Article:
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Correlation of in vitro activities of cephalothin and ceftazidime with their efficacies in the treatment of Staphylococcus aureus endocarditis in rabbits.

By R L Baker and R J Fass

Abstract

Rabbits with Staphylococcus aureus endocarditis were treated with cephalothin or ceftazidime to determine whether differences in in vitro activity would result in differences in in vivo efficacy. Antibiotics were administered in doses equivalent to maximum recommended human doses, and results of laboratory tests to predict antimicrobial efficacy were determined during treatment. Cephalothin and ceftazidime MICs for the challenge strain were 0.5 and 8 micrograms/ml, respectively. MBCs were 32 and greater than 128 micrograms/ml, respectively. With peak sera, laboratory results (means) for cephalothin and ceftazidime were as follows: ratios of concentration in serum to MIC, 300 and 16; ratios of concentration in serum to MBC, 4.8 and less than 1; bacteriostatic antibacterial activity titers in serum, 1:256 and 1:16; and bactericidal antibacterial activity titers in serum, 1:16 and 1:4, respectively. Trough sera contained little or no measurable antibiotic and had no antibacterial activity. Both cephalothin and ceftazidime were efficacious in the treatment of infected rabbits. There were no statistically significant differences in efficacy as defined by survival, eradication of bacteremia, or sterilization of cardiac vegetations. Results of laboratory tests which quantitated antimicrobial activity did not correlate with efficacy, either independent of antibiotic or adjusted for antibiotic. Despite their lesser in vitro activities, the new cephalosporins may be equivalent to the older cephalosporins for treating staphylococcal infections in humans, when administered in maximum recommended doses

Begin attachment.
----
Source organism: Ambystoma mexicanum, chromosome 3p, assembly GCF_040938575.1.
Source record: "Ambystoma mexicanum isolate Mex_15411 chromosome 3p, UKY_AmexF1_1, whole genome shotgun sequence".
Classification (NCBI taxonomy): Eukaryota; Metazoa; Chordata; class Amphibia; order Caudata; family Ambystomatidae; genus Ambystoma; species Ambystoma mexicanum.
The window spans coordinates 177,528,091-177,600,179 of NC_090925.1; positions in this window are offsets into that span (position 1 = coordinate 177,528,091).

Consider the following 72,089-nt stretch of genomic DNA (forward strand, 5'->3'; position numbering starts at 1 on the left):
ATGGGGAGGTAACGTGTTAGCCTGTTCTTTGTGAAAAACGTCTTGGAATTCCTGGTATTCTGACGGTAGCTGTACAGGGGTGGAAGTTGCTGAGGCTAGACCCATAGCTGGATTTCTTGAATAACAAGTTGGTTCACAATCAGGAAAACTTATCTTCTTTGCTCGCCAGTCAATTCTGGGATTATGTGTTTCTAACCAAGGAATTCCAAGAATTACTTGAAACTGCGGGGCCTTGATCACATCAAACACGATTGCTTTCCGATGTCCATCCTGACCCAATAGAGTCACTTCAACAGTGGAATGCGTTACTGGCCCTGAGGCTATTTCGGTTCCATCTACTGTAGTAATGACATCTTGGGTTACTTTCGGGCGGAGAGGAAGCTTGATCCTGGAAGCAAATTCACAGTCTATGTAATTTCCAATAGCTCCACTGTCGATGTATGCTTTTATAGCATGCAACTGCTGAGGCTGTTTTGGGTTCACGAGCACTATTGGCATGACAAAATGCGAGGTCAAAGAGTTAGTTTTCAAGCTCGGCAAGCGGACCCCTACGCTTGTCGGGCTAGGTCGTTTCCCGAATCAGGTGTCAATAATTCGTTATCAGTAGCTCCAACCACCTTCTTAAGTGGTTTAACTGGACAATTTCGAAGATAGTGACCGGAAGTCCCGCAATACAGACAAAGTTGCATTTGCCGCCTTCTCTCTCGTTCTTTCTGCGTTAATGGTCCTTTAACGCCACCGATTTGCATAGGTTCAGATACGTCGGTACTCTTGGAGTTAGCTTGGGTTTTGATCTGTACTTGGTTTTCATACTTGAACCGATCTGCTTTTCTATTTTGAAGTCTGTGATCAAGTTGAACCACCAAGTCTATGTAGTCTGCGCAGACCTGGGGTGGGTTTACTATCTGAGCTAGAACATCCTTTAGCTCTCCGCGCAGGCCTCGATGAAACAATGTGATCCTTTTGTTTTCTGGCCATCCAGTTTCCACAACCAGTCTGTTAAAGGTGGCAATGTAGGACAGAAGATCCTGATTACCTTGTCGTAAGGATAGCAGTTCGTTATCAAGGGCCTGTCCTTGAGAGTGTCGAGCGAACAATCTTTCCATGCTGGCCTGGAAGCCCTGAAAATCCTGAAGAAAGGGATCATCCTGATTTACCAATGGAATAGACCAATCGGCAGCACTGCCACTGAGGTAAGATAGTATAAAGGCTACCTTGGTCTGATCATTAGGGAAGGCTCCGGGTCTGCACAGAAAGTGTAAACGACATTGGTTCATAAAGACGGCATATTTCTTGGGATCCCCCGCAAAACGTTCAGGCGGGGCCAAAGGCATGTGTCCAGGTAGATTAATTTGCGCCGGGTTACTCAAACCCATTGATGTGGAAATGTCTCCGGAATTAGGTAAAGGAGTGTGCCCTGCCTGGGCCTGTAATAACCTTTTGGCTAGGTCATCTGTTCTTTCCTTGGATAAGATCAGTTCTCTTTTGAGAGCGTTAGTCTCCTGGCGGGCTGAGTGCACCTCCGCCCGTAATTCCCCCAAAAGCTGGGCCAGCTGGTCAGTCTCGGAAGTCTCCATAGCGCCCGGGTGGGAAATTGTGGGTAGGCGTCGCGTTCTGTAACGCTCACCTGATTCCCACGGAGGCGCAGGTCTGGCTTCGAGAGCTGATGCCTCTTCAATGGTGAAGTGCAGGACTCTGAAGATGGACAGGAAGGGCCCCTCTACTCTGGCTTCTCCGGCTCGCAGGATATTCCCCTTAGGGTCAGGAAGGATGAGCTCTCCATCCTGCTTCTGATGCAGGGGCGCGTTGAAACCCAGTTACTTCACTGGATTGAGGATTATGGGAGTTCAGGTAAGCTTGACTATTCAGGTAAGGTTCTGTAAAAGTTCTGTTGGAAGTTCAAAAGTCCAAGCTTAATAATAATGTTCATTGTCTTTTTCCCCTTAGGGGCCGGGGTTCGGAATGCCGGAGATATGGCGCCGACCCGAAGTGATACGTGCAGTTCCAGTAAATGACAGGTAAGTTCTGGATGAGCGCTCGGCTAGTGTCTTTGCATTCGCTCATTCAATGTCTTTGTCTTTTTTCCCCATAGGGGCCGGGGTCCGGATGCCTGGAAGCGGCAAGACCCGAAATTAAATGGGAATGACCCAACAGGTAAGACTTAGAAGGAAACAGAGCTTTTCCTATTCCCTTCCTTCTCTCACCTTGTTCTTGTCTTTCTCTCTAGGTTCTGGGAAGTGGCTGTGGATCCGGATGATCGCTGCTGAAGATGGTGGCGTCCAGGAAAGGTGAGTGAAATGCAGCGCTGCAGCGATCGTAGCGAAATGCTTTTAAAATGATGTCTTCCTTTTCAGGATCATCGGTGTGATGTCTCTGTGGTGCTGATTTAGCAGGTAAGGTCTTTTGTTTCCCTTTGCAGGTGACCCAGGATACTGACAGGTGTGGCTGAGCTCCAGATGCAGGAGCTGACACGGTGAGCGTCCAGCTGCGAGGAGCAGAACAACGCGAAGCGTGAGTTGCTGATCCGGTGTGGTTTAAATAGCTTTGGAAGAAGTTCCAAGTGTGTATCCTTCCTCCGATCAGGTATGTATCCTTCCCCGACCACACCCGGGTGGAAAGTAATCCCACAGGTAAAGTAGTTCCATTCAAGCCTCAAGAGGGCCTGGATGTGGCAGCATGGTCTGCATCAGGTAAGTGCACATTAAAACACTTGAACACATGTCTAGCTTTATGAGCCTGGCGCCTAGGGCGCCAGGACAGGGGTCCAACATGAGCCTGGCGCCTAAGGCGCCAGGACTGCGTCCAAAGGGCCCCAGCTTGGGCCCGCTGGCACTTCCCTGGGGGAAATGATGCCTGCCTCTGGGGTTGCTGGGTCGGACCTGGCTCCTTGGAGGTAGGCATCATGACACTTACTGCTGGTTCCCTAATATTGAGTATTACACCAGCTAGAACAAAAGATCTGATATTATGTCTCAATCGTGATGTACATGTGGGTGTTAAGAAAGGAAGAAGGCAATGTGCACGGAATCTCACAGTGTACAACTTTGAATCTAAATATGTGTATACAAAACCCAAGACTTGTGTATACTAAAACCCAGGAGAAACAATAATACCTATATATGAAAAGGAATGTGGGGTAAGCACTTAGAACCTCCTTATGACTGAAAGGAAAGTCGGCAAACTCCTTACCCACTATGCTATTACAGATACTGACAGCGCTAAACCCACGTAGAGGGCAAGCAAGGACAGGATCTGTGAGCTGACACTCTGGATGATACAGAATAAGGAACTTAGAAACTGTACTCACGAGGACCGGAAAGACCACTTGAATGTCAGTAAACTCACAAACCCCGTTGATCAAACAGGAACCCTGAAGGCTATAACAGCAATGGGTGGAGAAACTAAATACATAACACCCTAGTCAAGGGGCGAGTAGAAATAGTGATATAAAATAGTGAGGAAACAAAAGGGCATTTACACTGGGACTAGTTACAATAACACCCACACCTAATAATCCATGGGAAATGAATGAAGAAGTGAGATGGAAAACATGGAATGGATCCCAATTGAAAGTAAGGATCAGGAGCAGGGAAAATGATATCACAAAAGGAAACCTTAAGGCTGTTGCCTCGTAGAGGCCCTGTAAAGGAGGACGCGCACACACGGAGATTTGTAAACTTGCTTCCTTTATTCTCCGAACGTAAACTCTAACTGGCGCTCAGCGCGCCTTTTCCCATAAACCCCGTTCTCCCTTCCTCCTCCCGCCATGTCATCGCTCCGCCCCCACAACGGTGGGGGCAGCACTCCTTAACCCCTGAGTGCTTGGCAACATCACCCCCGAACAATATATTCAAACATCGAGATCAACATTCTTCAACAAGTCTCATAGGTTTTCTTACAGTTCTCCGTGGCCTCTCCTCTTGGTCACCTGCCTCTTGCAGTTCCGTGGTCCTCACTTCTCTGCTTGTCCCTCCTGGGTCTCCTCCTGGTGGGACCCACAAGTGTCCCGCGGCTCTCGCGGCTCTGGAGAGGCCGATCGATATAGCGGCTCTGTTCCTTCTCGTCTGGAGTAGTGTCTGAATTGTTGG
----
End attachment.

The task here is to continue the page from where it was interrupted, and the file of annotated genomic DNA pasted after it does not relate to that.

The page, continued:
Topics: Research Article
Year: 1984
OAI identifier: oai:pubmedcentral.nih.gov:284127
Provided by: PubMed Central
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